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Convicted murderer sentenced in 1981 Cherry Hills cold case

Jail Cell
Posted at 4:58 PM, Aug 04, 2022
and last updated 2022-08-04 21:50:56-04

ARAPAHOE COUNTY, CO — David Dwayne Anderson, 64 was just sentenced in a 41-year-old cold case of 34-year-old Sylvia Quayle who was murdered in her home in 1981.

Arapahoe County Judge Darren Vahle sentenced Anderson exactly 41 years after Sylvia's murder. Based on sentencing laws at the time of the murder, Anderson has received the maximum sentence, life behind bars with the possibility of parole after 20 calendar years.

On August 4, 1981, Quayle was found dead inside her Cherry hills home on the 3800 block of S. Ogden st in the Denver area.

Quayle had been shot in the head, repeatedly stabbed, and sexually assaulted.

“The brutality and randomness of this crime is every parent’s worst nightmare,” Deputy District Attorney Grant Grosgebauer said. “After he murdered Sylvia, he went on to live his life as if everything was normal. He got to experience marriage and kids. Sadly, Sylvia never got to experience those things.”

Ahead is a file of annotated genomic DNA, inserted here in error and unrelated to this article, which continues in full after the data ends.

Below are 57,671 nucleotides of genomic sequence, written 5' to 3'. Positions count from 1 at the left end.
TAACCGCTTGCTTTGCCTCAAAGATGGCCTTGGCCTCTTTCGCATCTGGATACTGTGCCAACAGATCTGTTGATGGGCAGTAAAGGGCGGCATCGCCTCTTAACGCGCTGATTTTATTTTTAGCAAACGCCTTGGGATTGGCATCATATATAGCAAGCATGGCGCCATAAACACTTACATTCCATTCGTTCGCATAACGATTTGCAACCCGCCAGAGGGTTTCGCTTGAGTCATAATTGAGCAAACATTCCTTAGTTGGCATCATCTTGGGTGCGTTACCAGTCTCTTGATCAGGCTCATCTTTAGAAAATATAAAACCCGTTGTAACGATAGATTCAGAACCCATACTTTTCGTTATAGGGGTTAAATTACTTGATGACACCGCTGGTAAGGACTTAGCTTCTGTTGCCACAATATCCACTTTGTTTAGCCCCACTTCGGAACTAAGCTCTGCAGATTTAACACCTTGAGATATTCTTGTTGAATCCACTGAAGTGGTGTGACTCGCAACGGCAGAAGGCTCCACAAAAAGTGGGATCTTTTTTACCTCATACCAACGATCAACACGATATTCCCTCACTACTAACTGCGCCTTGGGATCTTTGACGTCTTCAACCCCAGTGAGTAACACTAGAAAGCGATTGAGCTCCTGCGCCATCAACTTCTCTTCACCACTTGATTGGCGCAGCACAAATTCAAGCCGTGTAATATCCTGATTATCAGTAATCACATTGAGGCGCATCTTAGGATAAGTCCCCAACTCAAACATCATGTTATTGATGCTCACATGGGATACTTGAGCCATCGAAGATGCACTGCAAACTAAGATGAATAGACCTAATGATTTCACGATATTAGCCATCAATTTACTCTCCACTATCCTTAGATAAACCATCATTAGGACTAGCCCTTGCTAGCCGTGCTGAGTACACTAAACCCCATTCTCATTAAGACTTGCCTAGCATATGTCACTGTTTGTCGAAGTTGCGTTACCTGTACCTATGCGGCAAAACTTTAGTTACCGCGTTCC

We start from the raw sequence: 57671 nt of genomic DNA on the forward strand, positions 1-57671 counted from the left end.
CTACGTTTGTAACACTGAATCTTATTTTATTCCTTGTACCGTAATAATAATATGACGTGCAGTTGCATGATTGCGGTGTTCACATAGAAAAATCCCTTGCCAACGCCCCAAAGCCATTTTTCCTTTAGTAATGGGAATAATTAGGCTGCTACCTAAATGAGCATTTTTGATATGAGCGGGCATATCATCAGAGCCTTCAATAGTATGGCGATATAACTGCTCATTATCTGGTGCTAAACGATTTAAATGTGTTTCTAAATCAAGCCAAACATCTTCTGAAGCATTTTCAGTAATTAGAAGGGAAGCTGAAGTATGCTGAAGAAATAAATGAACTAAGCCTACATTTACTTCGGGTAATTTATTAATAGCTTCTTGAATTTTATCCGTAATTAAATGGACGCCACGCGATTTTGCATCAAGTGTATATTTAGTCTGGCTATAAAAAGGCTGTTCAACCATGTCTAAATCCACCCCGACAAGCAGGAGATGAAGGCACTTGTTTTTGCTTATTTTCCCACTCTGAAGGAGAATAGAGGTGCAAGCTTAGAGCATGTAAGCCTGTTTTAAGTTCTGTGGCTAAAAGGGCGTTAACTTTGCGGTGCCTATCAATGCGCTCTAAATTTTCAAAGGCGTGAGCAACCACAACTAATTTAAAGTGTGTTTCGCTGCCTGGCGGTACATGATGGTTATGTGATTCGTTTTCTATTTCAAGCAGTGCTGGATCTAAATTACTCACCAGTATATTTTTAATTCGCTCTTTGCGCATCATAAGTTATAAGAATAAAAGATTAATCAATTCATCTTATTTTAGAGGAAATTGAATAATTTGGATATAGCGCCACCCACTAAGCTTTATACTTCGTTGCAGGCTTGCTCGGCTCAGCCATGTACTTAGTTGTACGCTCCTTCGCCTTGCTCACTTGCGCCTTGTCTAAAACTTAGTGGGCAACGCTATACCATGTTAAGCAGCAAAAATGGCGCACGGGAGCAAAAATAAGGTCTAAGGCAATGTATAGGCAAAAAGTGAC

Anderson became a suspect in 2020 when the Cherry Hills Village Police Department began working with the company, United Data Connect. After providing two DNA samples from the decades-old crime were entered into two public databases Anderson became a lead suspect.

In 2021, an investigator with United Data Connect discretely obtained new DNA samples from Anderson's residence, and DNA from a soda can from Anderson's trash provided a match with the DNA at the crime scene.

After an initial mistrial in March of 2022, the 18th Judicial District Attorney's office took the case to trial on June 30th, 2022, and the jury returned a guilty verdict.

“Sylvia’s murder turned my family’s world upside down,” Jo Hamit, Sylvia’s sister said. “For the past 41 years, Sylvia missed out on family celebrations and numerous social occasions. Mr. Anderson has lived for the last four decades without giving his crime or my sister a second thought, while my family has suffered irreparable mental and emotional anguish during this time of uncertainty. I have found it necessary to forgive Mr. Anderson, but he needs to bear the consequences of his actions.”

“As decades passed, many people thought this case would remain unsolved forever,” District Attorney John Kellner said. “Advancements in science combined with the tenacity of investigators and prosecutors led to justice today.”
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